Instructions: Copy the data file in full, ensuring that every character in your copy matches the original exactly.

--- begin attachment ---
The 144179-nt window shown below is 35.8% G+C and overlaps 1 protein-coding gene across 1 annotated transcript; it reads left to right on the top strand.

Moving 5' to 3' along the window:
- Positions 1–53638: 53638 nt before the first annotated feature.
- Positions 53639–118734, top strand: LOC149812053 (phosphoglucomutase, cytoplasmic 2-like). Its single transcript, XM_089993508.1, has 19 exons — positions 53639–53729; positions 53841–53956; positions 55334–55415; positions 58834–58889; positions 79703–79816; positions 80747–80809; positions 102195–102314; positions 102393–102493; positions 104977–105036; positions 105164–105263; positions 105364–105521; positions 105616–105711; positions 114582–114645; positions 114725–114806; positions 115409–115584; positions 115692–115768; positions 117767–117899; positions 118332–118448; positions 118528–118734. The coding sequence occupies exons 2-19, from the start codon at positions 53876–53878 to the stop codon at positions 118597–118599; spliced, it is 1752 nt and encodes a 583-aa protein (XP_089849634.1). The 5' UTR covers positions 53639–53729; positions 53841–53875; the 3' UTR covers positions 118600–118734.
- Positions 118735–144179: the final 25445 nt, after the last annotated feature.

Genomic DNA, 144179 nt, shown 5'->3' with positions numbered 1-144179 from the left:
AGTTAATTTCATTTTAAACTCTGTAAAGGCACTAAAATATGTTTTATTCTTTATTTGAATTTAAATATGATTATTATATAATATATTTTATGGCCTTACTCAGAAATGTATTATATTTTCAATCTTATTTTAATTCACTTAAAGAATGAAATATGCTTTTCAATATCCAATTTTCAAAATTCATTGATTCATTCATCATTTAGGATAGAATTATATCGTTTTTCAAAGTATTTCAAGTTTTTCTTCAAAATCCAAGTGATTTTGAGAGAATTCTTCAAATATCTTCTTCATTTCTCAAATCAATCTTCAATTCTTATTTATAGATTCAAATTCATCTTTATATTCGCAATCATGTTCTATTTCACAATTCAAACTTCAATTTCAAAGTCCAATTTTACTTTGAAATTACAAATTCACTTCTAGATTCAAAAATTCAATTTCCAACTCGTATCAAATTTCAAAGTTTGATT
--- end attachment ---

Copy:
The 144179-nt window shown below is 35.8% G+C and overlaps 1 protein-coding gene across 1 annotated transcript; it reads left to right on the top strand.

Moving 5' to 3' along the window:
- Positions 1–53638: 53638 nt before the first annotated feature.
- Positions 53639–118734, top strand: LOC149812053 (phosphoglucomutase, cytoplasmic 2-like). Its single transcript, XM_089993508.1, has 19 exons — positions 53639–53729; positions 53841–53956; positions 55334–55415; positions 58834–58889; positions 79703–79816; positions 80747–80809; positions 102195–102314; positions 102393–102493; positions 104977–105036; positions 105164–105263; positions 105364–105521; positions 105616–105711; positions 114582–114645; positions 114725–114806; positions 115409–115584; positions 115692–115768; positions 117767–117899; positions 118332–118448; positions 118528–118734. The coding sequence occupies exons 2-19, from the start codon at positions 53876–53878 to the stop codon at positions 118597–118599; spliced, it is 1752 nt and encodes a 583-aa protein (XP_089849634.1). The 5' UTR covers positions 53639–53729; positions 53841–53875; the 3' UTR covers positions 118600–118734.
- Positions 118735–144179: the final 25445 nt, after the last annotated feature.

Genomic DNA, 144179 nt, shown 5'->3' with positions numbered 1-144179 from the left:
AGTTAATTTCATTTTAAACTCTGTAAAGGCACTAAAATATGTTTTATTCTTTATTTGAATTTAAATATGATTATTATATAATATATTTTATGGCCTTACTCAGAAATGTATTATATTTTCAATCTTATTTTAATTCACTTAAAGAATGAAATATGCTTTTCAATATCCAATTTTCAAAATTCATTGATTCATTCATCATTTAGGATAGAATTATATCGTTTTTCAAAGTATTTCAAGTTTTTCTTCAAAATCCAAGTGATTTTGAGAGAATTCTTCAAATATCTTCTTCATTTCTCAAATCAATCTTCAATTCTTATTTATAGATTCAAATTCATCTTTATATTCGCAATCATGTTCTATTTCACAATTCAAACTTCAATTTCAAAGTCCAATTTTACTTTGAAATTACAAATTCACTTCTAGATTCAAAAATTCAATTTCCAACTCGTATCAAATTTCAAAGTTTGATT